The anniversary of my rush to hospital, to theatre, and to ITU has reminded me that I started this blog here, 4 months ago, and haven’t got back to be able to work on it. My first sobriety birthday tomorrow is a truly joyful occasion, and joy, being energy-giving has given life again to my desire to write.
52 weeks, and what have I learned about God, and about myself?
My biggest lesson about myself is that I am a child of God in need of Christian fellowship. The somewhat clichéd illustration of a lone coal fails and goes cold but many coals together produce bright, strong flames and heat is used a lot because it is true – it is good for the room that receives the light and heat but also for the coals that are warmer together. The fellowship that pulses through the life of the church – meeting together as one and meeting in small groups – is vital not just to our witness to the world but to us individually. To me individually. Even recently when circumstance and illness kept me away from my usual sources of fellowship for a week, I felt emotional and unsure. The devil senses his opportunity to sneak in to my thinking. My walk with God and my sobriety are threatened. Back in touch with friends, Bible study groups and in service to the wider church and I am well, in myself, again.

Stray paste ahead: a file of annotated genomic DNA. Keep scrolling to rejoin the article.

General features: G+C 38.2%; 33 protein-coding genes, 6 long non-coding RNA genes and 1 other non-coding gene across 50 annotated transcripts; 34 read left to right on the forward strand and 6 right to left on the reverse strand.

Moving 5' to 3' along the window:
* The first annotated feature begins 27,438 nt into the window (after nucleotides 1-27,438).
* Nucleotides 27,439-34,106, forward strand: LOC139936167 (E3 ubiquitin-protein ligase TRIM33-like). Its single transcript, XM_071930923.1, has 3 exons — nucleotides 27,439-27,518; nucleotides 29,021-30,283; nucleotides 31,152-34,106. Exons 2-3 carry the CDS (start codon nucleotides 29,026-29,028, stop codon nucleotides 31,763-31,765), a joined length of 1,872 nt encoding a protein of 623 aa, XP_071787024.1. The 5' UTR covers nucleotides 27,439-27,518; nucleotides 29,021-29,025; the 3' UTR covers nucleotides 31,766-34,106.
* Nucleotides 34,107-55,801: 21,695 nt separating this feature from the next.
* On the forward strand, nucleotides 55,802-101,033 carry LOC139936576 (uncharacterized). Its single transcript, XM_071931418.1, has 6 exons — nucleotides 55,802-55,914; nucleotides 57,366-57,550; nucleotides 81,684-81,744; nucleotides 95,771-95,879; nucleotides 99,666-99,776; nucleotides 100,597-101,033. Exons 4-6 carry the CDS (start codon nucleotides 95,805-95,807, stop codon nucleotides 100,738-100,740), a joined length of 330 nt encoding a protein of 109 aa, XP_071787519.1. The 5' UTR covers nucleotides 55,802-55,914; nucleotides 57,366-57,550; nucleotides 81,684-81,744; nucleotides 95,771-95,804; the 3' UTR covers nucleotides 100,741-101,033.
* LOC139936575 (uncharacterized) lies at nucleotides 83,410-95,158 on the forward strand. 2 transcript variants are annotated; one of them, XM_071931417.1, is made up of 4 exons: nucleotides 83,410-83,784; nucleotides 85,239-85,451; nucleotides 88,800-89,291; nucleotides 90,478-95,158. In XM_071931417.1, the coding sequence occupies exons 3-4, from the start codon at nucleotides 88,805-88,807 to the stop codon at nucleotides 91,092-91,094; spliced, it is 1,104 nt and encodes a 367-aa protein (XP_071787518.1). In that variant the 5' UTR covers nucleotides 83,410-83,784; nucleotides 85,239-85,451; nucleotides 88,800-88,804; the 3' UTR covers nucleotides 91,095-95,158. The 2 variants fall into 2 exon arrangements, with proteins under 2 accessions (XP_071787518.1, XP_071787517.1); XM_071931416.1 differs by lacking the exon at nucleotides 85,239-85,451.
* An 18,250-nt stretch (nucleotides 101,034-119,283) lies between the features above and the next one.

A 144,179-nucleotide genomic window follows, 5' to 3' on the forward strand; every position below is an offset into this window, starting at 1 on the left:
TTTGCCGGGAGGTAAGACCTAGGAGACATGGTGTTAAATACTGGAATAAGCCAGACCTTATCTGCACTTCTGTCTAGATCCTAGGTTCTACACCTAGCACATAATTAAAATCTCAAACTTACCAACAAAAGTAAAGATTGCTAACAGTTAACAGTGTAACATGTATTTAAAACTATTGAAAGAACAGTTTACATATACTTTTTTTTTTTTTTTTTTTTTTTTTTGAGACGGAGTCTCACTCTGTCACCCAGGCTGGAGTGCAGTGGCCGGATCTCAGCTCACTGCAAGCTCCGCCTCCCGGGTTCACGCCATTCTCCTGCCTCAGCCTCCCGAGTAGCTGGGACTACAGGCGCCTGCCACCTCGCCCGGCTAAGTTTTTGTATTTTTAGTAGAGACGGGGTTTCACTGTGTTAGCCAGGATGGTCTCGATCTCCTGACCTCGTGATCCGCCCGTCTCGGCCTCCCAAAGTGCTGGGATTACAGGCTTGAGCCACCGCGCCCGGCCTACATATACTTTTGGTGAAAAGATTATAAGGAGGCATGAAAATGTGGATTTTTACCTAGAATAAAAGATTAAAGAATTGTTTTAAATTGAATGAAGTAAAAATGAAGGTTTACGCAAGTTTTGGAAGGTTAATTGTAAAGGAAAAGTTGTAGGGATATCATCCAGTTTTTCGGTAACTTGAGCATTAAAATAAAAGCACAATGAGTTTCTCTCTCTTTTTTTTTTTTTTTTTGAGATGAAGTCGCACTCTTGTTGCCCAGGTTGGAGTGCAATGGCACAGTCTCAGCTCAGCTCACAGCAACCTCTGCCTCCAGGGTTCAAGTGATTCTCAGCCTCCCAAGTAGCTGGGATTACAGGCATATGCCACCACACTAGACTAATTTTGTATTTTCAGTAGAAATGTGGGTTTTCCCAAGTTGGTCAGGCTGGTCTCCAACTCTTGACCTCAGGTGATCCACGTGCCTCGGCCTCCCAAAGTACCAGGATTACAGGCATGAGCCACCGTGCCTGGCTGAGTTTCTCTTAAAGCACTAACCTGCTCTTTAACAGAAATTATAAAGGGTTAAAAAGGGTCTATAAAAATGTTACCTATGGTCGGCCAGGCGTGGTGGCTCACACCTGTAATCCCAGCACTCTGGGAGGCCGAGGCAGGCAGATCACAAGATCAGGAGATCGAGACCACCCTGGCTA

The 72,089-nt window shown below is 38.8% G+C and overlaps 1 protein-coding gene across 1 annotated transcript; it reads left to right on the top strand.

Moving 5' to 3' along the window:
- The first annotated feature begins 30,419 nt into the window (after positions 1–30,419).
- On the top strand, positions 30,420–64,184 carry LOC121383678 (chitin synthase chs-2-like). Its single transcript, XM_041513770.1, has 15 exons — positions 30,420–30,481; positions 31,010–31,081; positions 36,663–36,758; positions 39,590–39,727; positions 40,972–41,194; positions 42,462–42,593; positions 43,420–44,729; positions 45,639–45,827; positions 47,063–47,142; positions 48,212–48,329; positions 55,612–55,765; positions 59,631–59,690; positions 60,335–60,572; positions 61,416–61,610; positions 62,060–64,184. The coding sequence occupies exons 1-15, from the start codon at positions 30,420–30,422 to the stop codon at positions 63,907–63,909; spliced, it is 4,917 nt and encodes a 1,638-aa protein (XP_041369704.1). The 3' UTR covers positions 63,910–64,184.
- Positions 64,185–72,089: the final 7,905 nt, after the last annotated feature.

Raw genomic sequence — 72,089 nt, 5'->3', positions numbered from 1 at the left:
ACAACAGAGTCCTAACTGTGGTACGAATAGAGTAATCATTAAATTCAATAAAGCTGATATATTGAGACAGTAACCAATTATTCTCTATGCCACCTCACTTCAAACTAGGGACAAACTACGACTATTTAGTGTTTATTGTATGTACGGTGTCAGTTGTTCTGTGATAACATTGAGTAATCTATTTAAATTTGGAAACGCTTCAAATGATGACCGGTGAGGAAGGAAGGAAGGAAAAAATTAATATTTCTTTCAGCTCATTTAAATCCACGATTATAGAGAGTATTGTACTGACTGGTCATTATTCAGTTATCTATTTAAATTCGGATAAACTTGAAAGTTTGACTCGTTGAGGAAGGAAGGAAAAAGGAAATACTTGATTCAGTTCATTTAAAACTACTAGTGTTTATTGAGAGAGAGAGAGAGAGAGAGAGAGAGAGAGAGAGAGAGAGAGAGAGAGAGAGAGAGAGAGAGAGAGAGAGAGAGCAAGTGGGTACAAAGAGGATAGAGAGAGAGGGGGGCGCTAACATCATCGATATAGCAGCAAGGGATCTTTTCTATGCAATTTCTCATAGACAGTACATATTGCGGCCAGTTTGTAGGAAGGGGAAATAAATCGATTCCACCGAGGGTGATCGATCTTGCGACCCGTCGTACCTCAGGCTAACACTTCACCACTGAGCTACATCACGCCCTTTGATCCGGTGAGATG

I have learnt about God’s faithfulness. The Alpha and the Omega, the Beginning and the End. He is absolute truth, and He IS love, and He is just. For my sin, there is complete forgiveness. But there are also consequences and they persist, and that is justice. I have to live with them which, especially in terms of Freya, is incredibly painful. It is only through living with the consequences with the Spirit within that they are just about live-able with. The alternative is all too real, and that way lies drink and death.
Some of the learning is hard – who my real friends are, who imitate unconditional love to me; how to live this recovering life. Patience, which was never my strong suit, is growing in me despite me. There have been Gethsemane-like hours, longing that my Father would take this cup from me, wishing it wasn’t mine to drink. Do I trust God to have my life in his hands? I do, and look forward to the ongoing walking and healing in my second year of sobriety.